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Lincoln County Juvenile Justice

The Lincoln County Juvenile Justice Board (LCJJB) became part of Region 9 Education Cooperative in the summer of 2018. The board, composed of community members representing Lincoln County police departments, Lincoln County Sheriff’s Department., the Juvenile Probation Office, the faith-based community, Eastern New Mexico University, Lincoln County, Cope, Village council members, the Public Defender’s Office, Capitan schools, and other entities, chaired by District Judge, Daniel Bryant. Funding for this program is by a grant from Children, Youth, Families Department and Lincoln County is the fiscal agent. The LCJJ Board directs a continuum of four programs at this time: the Citation program, Girls Circle, Boys Council, and Restorative Justice. Each program has a trained facilitator and the continuum is directed by a coordinator.

The Juvenile Citation Program provides a series of diversion programs for the youth of Lincoln County. The role of the program is to provide Lincoln County youth an immediate consequence to their offense and to divert them from the formal juvenile justice system into one of the programs LCJJB facilitates.

One of those diversion programs is the Girls Circle, a structured support group for girls and youth from nine to 18 years, which integrates relational theory, resiliency practices, and skills training in a specific format designed to increase positive connections, personal and collective strengths, and competence in girls. The Girls Circle meets weekly for an hour and a half for ten weeks. The Girls Circle follows a format the includes each girl taking turns talking and listening to one another respectfully about their concerns and interests. The girls express themselves further through creative or focused activities.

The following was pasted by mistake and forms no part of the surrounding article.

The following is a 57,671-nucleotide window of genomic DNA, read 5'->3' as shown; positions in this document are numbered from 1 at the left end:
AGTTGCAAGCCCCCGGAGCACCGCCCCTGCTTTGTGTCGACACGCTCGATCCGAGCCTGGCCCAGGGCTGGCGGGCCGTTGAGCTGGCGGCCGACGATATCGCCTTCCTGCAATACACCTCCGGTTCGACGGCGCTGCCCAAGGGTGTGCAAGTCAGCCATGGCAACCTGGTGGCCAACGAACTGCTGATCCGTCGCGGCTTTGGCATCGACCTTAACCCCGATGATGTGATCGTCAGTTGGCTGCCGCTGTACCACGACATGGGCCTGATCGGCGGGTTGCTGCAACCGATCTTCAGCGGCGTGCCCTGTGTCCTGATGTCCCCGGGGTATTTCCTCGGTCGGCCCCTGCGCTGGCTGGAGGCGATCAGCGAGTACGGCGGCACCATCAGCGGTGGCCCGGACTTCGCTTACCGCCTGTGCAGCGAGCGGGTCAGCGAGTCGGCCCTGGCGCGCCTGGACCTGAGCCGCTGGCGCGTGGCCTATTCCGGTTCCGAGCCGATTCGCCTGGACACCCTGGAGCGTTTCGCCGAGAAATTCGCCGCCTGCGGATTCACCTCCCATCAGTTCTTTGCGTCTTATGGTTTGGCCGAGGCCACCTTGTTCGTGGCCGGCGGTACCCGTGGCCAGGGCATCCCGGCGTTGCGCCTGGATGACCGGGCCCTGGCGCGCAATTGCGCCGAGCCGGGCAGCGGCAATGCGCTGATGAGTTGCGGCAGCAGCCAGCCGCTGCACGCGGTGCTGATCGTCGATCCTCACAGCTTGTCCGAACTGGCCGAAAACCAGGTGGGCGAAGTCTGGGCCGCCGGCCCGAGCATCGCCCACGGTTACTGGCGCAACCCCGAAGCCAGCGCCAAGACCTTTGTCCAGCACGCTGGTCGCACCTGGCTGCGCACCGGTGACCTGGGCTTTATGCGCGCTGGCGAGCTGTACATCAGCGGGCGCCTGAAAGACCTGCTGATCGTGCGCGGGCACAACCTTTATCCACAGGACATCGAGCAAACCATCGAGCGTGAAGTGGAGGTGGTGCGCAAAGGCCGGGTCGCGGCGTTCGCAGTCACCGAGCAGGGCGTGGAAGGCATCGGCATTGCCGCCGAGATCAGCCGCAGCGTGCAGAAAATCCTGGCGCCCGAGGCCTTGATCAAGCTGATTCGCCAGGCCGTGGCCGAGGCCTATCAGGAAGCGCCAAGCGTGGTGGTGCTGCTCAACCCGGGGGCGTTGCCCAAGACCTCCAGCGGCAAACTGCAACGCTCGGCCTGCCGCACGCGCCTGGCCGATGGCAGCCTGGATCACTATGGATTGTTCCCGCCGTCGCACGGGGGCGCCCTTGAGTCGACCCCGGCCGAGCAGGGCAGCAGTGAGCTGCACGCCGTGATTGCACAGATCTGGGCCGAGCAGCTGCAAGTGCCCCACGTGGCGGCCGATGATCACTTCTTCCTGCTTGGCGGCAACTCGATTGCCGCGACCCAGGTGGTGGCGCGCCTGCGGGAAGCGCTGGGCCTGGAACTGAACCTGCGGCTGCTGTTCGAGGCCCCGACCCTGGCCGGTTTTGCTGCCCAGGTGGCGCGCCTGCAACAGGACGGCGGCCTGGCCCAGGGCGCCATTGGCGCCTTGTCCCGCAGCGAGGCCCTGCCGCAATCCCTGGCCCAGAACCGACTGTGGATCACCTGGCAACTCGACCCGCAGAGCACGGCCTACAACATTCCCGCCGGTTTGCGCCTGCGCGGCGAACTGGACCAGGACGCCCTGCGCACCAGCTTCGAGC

Another diversion program is the Boys Council, which is a strengths-based group approach for boys and youth from nine to 18 years of age. The Council meets a core developmental need in boys for strong, positive relationships. In this structured environment, boys and young men gain the vital opportunity to address masculine definitions and behaviors and build their capacities to find their innate value and create good lives, individually and collectively. These groups meet for an hour and a half weekly for ten weeks. In this safe and action-oriented environment, boys can identify the positive and not-so-positive definitions about being male today. The Council promotes skill building and safe, healthy, positive, and diverse identities.

The third diversion program, the Restorative Justice Program in Lincoln County, developed to work with a juvenile who has caused harm to either a person or that person’s property. It focuses on mediation and agreement rather than punishment. When victims, offenders, and community members meet to decide how to repair the harm done, the results can be transformational. This process emphasizes accountability, making amends, and - if they are interested - facilitated meetings between victims, offenders, and others. The offender, with support from the group, develops an agreement that will repair the harm they have caused. The facilitator supports the juvenile as he/she works to satisfy the agreement. 

All of these four formats can be applied to not only juvenile justice programs, but programs in areas such as schools, peer leadership, health education, athletics, boys and girls clubs, scouting groups, and gang-prevention to name a few. The LCJJB is working at this time to demonstrate to area schools just how beneficial all three could be in their schools.